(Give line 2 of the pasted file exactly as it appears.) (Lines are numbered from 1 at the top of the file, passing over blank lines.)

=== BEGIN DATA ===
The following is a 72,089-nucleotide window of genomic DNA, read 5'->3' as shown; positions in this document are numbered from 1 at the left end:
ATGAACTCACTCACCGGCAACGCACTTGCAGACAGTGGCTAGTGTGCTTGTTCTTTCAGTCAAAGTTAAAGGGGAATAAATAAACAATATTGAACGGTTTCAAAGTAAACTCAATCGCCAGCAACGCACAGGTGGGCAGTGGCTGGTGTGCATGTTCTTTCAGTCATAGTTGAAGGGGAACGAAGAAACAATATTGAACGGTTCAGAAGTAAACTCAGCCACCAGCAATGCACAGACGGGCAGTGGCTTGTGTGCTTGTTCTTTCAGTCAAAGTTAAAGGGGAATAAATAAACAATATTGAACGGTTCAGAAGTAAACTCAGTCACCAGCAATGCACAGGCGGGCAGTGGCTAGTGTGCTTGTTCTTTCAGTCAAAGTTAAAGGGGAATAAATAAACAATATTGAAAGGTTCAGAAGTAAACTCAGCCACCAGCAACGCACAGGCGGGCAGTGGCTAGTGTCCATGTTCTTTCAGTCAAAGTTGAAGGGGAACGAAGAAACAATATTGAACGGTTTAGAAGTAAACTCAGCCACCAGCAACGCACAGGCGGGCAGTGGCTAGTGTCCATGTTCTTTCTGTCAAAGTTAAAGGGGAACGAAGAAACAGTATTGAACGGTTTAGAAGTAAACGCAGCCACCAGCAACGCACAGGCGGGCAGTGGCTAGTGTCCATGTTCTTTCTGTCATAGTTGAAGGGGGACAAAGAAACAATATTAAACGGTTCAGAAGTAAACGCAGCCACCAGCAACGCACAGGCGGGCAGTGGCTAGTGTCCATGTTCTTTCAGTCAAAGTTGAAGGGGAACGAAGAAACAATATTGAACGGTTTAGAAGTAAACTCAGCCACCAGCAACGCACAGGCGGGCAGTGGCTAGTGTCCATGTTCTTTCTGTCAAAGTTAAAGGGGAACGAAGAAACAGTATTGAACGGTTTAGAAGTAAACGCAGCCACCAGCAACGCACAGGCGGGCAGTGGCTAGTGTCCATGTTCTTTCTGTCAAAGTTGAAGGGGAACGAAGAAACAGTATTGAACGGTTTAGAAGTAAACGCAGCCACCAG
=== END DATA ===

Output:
ATGAACTCACTCACCGGCAACGCACTTGCAGACAGTGGCTAGTGTGCTTGTTCTTTCAGTCAAAGTTAAAGGGGAATAAATAAACAATATTGAACGGTTTCAAAGTAAACTCAATCGCCAGCAACGCACAGGTGGGCAGTGGCTGGTGTGCATGTTCTTTCAGTCATAGTTGAAGGGGAACGAAGAAACAATATTGAACGGTTCAGAAGTAAACTCAGCCACCAGCAATGCACAGACGGGCAGTGGCTTGTGTGCTTGTTCTTTCAGTCAAAGTTAAAGGGGAATAAATAAACAATATTGAACGGTTCAGAAGTAAACTCAGTCACCAGCAATGCACAGGCGGGCAGTGGCTAGTGTGCTTGTTCTTTCAGTCAAAGTTAAAGGGGAATAAATAAACAATATTGAAAGGTTCAGAAGTAAACTCAGCCACCAGCAACGCACAGGCGGGCAGTGGCTAGTGTCCATGTTCTTTCAGTCAAAGTTGAAGGGGAACGAAGAAACAATATTGAACGGTTTAGAAGTAAACTCAGCCACCAGCAACGCACAGGCGGGCAGTGGCTAGTGTCCATGTTCTTTCTGTCAAAGTTAAAGGGGAACGAAGAAACAGTATTGAACGGTTTAGAAGTAAACGCAGCCACCAGCAACGCACAGGCGGGCAGTGGCTAGTGTCCATGTTCTTTCTGTCATAGTTGAAGGGGGACAAAGAAACAATATTAAACGGTTCAGAAGTAAACGCAGCCACCAGCAACGCACAGGCGGGCAGTGGCTAGTGTCCATGTTCTTTCAGTCAAAGTTGAAGGGGAACGAAGAAACAATATTGAACGGTTTAGAAGTAAACTCAGCCACCAGCAACGCACAGGCGGGCAGTGGCTAGTGTCCATGTTCTTTCTGTCAAAGTTAAAGGGGAACGAAGAAACAGTATTGAACGGTTTAGAAGTAAACGCAGCCACCAGCAACGCACAGGCGGGCAGTGGCTAGTGTCCATGTTCTTTCTGTCAAAGTTGAAGGGGAACGAAGAAACAGTATTGAACGGTTTAGAAGTAAACGCAGCCACCAG